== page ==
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How a distaste for ‘pagan food’ first put the British off horsemeat

by John Bingham, Telegraph

Catholic guilt first put the British off the idea of eating horses almost 1,500 years ago, archaeologists have concluded.

A new study of the eating habits of the Anglo Saxons suggests that they may have developed a strong distaste for horsemeat because they saw it as a “pagan” food.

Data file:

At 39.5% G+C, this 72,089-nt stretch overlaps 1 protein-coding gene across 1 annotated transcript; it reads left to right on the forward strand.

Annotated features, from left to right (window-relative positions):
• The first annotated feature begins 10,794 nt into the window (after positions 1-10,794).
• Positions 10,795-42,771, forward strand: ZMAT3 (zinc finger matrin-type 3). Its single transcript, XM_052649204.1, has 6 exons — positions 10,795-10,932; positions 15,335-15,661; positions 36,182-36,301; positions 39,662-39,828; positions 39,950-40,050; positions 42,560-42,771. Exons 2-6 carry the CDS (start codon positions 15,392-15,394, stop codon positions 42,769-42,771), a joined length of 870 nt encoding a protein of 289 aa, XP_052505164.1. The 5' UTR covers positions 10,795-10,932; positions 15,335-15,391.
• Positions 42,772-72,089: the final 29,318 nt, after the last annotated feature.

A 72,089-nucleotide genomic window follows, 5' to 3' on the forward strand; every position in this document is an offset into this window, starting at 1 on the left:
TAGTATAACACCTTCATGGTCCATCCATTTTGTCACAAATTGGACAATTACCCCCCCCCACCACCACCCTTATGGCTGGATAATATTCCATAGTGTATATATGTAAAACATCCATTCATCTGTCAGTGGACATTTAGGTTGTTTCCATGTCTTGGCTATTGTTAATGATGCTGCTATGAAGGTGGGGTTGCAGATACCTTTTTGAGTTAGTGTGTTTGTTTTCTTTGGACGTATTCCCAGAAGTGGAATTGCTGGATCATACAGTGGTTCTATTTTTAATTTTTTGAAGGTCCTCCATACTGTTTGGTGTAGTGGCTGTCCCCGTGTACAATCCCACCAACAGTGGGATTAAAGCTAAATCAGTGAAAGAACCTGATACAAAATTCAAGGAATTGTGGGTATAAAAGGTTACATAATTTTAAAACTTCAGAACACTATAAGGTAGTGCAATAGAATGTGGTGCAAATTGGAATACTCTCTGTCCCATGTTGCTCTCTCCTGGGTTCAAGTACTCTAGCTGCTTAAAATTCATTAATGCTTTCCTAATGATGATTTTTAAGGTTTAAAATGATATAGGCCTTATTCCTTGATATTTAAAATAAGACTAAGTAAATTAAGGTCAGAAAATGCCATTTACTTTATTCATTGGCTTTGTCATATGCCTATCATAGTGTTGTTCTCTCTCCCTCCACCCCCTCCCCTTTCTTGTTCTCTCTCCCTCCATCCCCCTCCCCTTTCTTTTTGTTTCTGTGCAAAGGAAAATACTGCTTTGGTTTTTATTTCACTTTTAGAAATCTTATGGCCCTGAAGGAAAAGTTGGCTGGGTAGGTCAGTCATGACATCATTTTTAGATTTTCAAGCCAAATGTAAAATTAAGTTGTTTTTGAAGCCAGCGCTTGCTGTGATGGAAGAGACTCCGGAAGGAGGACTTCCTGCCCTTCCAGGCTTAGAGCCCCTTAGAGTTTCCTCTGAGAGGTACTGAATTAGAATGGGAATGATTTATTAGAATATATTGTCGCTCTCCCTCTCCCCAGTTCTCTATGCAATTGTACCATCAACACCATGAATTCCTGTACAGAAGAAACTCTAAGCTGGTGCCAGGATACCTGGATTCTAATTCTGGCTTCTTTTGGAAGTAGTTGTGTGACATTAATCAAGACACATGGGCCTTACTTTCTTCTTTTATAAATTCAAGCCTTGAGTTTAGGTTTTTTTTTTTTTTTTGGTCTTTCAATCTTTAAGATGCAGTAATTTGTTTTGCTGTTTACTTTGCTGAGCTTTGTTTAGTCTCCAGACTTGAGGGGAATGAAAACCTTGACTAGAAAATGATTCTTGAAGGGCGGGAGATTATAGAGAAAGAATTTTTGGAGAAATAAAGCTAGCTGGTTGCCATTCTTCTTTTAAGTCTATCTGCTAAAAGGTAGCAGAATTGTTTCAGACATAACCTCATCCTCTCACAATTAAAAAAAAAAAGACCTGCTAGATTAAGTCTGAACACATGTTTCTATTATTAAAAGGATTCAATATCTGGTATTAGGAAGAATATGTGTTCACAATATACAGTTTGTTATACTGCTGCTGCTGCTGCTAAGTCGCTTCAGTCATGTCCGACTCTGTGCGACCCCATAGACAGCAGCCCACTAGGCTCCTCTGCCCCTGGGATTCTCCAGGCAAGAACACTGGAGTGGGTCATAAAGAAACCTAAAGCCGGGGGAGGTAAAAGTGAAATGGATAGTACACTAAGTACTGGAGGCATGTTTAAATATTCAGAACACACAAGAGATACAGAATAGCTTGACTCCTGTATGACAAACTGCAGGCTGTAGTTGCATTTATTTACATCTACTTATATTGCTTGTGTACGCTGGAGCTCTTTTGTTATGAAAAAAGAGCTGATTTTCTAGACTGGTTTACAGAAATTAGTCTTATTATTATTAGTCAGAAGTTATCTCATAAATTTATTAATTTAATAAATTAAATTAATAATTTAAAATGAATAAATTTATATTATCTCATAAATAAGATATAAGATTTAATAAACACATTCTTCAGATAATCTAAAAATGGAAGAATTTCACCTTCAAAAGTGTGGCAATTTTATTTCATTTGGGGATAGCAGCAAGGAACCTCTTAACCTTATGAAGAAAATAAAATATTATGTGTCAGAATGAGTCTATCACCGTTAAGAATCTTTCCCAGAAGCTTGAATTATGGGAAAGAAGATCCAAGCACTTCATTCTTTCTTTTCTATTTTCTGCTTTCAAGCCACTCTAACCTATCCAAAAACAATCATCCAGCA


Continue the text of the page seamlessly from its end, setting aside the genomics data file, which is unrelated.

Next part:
The findings, published in the Oxford Journal of Archaeology, could help explain the level of revulsion at the recent revelations that consumers have been eating horsemeat uwittingly.

Evidence from animal bones found at settlement sites across England shows that horses appear to have been eaten on special occasions in the early Anglo Saxon period.

But as Christianity was gradually reintroduced to Britain between the Sixth and Eighth Centuries the custom became increasingly rare.

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